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Metro family demands change to dangerous KC intersection after losing loved one in crash

KANSAS CITY, Mo. -- A metro family is demanding change to dangerous intersections around Kansas City after they say their loved one was taken too soon.

Staci Schoellhorn and her parents moved to Independence more than a year ago. Schoellhorn said she would frequently take her parents to doctors visits at Truman Medical Center and knew the area well.

"I took my dad down to his eye clinics all the time so it was a known intersection on both sides. I knew it," Schoellhorn said.

On March 2, Schoellhorn said she was unaware of the changes the city made to the intersection of 25th and Charlotte streets. At 35 weeks pregnant, Schoellhorn said she was behind the wheel when the tragic crash claimed the life of her father and role model.

"It was just all around a messed up intersection and it was bound to happen. It just so happened to be me," she said.

Police reports show Schoellhorn's Ford Fusion was struck by a RideKC bus while driving through the intersection. The bus driver and 11 passengers from the bus were taken to an area hospital. Schoellhorn and her daughter were also taken by ambulance for treatment. Staci's father, Dennis Schoellhorn, died in the crash.

"He is a guardian angel who took over for our four lives," she said.

Dennis and Staci Schoellhorn

The family's attorney, Steve Sanders, said the crash is a tragedy that could have been prevented.

"It should never have happened, and what we are concerned about is that it will probably happen again if the city does not change the way it is doing things," Sanders said.

In October, the city made plans to remove the traffic signals at the intersection. By March, the intersection included a stop sign for all southbound traffic to stop at Charlotte Street and yield to the drivers on 25th Street. This change gave the RideKC bus the right of way.

"How many people have to die before the city wakes up and says, 'We need to do this the right way. We need to do this by the book,'?" Sanders asked.

FOX4 uncovered other intersections in Kansas City that also had traffic signals removed, including 14th and Walnut streets in the Power and Light District and Westport Road and Pennsylvania Avenue in Westport.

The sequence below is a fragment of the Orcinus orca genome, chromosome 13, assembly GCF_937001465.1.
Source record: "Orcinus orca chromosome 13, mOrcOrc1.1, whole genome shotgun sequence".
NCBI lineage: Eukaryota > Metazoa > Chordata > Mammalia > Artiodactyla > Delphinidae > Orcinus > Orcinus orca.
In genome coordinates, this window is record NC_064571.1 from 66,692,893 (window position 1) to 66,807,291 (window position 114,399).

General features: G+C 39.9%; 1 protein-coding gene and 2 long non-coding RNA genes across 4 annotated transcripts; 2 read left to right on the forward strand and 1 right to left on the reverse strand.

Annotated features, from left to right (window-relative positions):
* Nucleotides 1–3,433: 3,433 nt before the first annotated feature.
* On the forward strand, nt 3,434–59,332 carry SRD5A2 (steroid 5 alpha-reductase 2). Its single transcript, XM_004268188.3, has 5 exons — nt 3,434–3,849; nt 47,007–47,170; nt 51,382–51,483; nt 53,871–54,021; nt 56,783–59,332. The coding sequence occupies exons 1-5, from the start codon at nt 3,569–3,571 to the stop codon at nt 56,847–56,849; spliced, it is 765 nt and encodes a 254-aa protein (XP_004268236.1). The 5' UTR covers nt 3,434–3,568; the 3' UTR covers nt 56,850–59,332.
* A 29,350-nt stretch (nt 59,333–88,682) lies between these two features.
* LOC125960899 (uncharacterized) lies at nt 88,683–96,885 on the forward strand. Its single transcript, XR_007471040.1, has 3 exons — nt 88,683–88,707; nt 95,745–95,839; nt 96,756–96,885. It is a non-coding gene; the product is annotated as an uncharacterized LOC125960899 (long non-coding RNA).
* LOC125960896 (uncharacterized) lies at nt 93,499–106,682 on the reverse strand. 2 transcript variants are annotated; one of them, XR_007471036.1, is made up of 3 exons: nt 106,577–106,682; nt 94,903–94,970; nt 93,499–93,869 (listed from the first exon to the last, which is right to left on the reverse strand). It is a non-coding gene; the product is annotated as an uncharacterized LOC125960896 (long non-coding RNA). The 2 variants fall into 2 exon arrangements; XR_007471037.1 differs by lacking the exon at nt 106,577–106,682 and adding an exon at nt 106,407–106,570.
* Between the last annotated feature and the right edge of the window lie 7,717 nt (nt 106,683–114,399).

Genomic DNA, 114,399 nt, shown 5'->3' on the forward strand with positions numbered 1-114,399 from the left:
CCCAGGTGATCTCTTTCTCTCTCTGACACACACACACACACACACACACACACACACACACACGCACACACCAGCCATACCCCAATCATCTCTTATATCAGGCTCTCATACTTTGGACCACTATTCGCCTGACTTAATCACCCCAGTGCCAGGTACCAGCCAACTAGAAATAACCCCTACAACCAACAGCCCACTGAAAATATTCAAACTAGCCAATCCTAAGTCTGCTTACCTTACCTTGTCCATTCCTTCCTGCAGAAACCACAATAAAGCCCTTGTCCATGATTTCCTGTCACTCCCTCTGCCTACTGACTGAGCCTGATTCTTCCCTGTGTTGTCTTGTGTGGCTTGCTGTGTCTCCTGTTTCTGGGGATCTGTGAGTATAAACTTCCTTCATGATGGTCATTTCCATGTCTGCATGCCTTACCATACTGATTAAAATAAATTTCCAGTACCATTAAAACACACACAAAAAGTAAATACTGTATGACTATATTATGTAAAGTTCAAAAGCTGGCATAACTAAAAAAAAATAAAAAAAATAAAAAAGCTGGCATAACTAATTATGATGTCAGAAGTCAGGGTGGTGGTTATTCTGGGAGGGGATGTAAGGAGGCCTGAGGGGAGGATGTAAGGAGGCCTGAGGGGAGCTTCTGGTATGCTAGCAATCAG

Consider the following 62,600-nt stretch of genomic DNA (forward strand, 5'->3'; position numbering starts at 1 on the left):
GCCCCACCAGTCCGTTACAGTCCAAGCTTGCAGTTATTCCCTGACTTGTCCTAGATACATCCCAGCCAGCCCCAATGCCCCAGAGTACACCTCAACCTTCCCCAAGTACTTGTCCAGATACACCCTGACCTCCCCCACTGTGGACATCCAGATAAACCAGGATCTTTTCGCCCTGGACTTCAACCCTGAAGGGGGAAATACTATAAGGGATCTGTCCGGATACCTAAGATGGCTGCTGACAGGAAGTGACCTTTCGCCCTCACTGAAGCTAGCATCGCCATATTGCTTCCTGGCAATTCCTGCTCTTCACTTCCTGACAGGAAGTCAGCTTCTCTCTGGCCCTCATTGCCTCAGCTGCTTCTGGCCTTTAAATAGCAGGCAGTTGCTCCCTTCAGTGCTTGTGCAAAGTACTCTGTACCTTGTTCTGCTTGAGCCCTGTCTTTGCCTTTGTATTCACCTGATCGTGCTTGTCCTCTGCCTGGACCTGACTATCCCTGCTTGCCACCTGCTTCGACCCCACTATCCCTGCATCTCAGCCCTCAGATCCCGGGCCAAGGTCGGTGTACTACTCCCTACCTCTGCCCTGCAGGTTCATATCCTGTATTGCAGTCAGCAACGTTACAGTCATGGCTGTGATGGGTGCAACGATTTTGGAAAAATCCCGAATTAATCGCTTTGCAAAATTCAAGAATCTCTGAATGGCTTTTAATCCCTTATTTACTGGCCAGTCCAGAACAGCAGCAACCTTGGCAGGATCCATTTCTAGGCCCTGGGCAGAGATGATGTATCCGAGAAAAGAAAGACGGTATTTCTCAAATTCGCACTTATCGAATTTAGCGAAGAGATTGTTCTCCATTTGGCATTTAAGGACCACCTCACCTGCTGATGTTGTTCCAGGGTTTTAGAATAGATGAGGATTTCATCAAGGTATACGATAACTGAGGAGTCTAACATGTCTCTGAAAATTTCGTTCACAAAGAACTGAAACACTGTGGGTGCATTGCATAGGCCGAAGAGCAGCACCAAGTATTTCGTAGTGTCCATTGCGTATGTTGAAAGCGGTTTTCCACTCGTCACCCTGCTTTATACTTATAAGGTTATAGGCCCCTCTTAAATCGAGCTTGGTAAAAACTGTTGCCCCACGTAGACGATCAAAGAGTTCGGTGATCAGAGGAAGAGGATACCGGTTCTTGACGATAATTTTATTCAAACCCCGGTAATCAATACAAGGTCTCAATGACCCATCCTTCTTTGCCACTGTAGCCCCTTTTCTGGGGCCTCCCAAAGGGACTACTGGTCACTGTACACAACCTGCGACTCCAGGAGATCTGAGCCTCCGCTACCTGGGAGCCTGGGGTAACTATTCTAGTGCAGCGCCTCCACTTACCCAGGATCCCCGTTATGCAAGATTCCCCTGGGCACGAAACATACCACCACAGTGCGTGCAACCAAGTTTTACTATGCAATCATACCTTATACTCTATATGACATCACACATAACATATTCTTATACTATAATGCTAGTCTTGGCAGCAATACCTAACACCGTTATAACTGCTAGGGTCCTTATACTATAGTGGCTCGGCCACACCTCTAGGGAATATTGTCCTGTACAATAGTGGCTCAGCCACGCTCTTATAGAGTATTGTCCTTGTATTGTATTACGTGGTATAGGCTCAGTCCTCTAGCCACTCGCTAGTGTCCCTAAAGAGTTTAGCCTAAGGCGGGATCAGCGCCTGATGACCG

Dan Backhaus from Liberty Driving School drove us to the three intersections that had signals removed in the last 12 months. Despite no reports of deadly crashes at either of these intersections, Backhaus said a crash can occur if drivers do not pay attention.

"You have to not get distracted when you are driving, and the big thing is to make sure you read signs. Make sure you pay attention to the lines, and make sure you see the big picture. That is one of your jobs as the driver," Backhaus said.

Traffic engineer Sawyer Breslow used to live in Westport and remembers the city deciding to remove the traffic lights.

"Rather than having traffic go through the corridor at 20 or 30 miles an hour, it makes it safer because they have to stop, stop, stop," Breslow said. "So as a driver it might not feel like it is going well because you are sitting in a line, but it is safer for the higher pedestrian volumes."

Breslow said regional traffic engineers go by federal standards set by the Manual on Uniform Traffic Control Devices. Breslow said they look at factors like foot traffic, distance from school buildings and the number of crashes at the intersection. He said evaluating an intersection can take weeks and include hours of on-site research.

"Maybe 10 or 15 years ago it made sense to have the signal there. Then the traffic patterns can change over time and maybe there are not as many people using the road," Breslow said.

Sanders worries more analysis needs to be done by the city to prevent a similar tragedy from happening.

"It seems rather obvious, although I do not know for certain, the city did not do that sort of planning and analysis at this intersection when they changed it," Sanders said.

After the deadly crash at 25th and Charlotte, the city changed the intersection again by permanently removing the covered light poles and by adding another stop sign. Now, both lanes of traffic are required to stop.

Neighbors who live near the intersection already notice a difference.

"I think the change has been good," neighbor Cooper Crooks said. "You can definitely tell everyone is a little more certain about what they are supposed to do at the intersection. It is a little more obvious there is a three way stop there now."

Staci Schoellhorn said the change cannot stop there. Until then, she has this message for drivers: "Drive safe. Pay attention and look both ways because someone can be gone in a blink of an eye."